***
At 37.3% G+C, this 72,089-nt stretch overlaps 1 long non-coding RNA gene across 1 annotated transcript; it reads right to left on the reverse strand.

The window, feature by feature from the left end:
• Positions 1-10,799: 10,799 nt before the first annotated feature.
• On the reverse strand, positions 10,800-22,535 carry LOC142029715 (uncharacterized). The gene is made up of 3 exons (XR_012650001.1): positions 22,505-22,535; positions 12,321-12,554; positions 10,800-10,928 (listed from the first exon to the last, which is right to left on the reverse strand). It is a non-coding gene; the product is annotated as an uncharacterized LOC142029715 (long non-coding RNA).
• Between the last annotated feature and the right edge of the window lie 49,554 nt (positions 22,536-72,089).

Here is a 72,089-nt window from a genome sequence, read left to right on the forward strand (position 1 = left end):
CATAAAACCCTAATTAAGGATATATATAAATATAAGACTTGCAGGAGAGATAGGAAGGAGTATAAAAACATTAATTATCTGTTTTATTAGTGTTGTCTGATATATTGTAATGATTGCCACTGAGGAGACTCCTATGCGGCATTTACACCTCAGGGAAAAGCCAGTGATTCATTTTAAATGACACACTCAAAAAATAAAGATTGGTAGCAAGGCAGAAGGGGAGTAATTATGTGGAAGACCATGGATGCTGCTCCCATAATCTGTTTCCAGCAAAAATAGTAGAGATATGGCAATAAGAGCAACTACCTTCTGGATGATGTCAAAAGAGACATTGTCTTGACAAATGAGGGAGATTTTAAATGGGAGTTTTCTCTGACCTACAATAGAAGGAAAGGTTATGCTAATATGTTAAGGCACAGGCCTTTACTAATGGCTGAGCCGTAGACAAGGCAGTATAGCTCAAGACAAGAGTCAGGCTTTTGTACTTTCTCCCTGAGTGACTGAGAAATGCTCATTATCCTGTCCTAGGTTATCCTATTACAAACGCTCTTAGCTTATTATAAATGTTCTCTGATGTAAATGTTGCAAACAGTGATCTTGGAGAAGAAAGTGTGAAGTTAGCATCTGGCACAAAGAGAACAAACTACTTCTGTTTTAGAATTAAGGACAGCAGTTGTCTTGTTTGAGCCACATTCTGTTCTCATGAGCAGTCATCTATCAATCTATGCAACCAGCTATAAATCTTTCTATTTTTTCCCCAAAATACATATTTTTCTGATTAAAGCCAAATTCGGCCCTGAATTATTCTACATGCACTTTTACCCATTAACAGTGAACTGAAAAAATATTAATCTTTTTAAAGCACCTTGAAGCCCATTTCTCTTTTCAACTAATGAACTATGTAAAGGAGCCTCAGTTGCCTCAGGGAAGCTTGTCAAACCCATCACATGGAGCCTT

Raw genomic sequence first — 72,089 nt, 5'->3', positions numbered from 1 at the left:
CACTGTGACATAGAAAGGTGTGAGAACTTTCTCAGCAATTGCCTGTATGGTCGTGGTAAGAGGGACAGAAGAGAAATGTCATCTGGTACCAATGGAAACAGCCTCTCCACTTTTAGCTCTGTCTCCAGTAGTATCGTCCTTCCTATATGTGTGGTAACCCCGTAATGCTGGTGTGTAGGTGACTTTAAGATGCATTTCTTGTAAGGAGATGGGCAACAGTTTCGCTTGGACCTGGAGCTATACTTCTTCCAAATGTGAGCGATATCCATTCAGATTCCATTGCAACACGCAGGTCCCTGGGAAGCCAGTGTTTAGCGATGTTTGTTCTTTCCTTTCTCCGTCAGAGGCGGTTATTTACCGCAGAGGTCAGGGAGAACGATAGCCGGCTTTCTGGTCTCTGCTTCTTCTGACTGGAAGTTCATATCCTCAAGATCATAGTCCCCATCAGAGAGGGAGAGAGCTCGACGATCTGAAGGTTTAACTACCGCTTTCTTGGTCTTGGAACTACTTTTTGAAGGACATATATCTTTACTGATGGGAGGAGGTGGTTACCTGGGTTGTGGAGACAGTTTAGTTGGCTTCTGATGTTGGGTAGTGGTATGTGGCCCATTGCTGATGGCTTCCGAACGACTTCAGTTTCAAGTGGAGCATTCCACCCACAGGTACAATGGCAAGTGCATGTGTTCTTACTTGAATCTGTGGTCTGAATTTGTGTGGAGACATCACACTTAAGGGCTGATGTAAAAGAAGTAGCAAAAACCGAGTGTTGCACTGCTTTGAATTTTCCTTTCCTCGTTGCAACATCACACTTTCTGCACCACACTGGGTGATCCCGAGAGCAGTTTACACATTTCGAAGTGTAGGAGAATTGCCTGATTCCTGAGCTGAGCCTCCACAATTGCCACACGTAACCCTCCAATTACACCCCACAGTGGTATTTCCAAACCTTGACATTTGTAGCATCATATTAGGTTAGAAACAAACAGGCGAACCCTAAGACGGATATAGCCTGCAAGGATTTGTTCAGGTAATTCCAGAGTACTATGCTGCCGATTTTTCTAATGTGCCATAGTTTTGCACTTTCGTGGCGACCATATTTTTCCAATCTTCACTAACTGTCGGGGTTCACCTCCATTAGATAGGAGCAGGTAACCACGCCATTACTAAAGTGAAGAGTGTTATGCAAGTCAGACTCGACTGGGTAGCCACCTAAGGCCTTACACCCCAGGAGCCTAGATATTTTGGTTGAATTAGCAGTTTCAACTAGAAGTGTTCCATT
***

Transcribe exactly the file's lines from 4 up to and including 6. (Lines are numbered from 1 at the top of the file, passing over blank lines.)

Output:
• On the reverse strand, positions 10,800-22,535 carry LOC142029715 (uncharacterized). The gene is made up of 3 exons (XR_012650001.1): positions 22,505-22,535; positions 12,321-12,554; positions 10,800-10,928 (listed from the first exon to the last, which is right to left on the reverse strand). It is a non-coding gene; the product is annotated as an uncharacterized LOC142029715 (long non-coding RNA).
• Between the last annotated feature and the right edge of the window lie 49,554 nt (positions 22,536-72,089).

Here is a 72,089-nt window from a genome sequence, read left to right on the forward strand (position 1 = left end):